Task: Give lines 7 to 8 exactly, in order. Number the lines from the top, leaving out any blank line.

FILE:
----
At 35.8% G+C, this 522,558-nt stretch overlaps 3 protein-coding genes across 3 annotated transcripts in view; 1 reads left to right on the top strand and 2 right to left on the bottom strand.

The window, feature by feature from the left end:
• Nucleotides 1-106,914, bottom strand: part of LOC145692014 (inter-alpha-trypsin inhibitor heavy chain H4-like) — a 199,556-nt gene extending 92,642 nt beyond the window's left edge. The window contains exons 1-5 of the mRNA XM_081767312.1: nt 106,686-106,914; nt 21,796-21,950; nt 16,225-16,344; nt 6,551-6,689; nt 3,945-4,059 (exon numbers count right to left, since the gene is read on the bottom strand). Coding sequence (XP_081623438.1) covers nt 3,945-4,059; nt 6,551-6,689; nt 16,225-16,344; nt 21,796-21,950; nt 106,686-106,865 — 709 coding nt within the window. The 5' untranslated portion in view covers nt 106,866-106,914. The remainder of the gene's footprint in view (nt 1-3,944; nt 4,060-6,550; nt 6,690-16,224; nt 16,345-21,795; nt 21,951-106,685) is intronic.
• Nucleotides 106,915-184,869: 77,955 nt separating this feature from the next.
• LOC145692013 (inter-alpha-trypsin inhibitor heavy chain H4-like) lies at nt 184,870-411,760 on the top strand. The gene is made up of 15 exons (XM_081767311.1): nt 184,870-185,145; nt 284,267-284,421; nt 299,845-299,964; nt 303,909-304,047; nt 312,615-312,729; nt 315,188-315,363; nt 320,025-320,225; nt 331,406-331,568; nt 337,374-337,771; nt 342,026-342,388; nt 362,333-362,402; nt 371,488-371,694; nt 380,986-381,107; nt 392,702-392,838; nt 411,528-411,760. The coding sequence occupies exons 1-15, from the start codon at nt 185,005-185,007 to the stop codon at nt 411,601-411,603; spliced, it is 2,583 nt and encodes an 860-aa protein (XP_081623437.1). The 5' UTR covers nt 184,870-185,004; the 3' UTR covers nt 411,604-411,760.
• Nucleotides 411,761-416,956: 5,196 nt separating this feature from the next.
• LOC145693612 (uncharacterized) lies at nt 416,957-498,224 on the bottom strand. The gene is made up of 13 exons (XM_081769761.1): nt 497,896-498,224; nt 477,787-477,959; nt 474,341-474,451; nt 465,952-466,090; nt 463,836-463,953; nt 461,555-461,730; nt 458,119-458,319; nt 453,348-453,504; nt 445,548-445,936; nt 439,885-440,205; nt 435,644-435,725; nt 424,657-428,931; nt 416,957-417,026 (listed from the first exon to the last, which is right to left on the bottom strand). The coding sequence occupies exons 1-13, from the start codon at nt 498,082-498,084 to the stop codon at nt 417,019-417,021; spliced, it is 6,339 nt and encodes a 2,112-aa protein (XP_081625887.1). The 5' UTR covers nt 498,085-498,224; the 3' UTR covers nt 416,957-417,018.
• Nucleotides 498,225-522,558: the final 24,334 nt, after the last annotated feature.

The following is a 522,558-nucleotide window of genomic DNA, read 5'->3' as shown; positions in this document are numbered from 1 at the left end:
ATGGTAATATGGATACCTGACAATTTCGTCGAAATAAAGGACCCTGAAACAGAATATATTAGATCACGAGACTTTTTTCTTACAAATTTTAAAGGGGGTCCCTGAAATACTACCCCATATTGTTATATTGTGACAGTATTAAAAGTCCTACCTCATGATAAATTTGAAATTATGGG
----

• LOC145693612 (uncharacterized) lies at nt 416,957-498,224 on the bottom strand. The gene is made up of 13 exons (XM_081769761.1): nt 497,896-498,224; nt 477,787-477,959; nt 474,341-474,451; nt 465,952-466,090; nt 463,836-463,953; nt 461,555-461,730; nt 458,119-458,319; nt 453,348-453,504; nt 445,548-445,936; nt 439,885-440,205; nt 435,644-435,725; nt 424,657-428,931; nt 416,957-417,026 (listed from the first exon to the last, which is right to left on the bottom strand). The coding sequence occupies exons 1-13, from the start codon at nt 498,082-498,084 to the stop codon at nt 417,019-417,021; spliced, it is 6,339 nt and encodes a 2,112-aa protein (XP_081625887.1). The 5' UTR covers nt 498,085-498,224; the 3' UTR covers nt 416,957-417,018.
• Nucleotides 498,225-522,558: the final 24,334 nt, after the last annotated feature.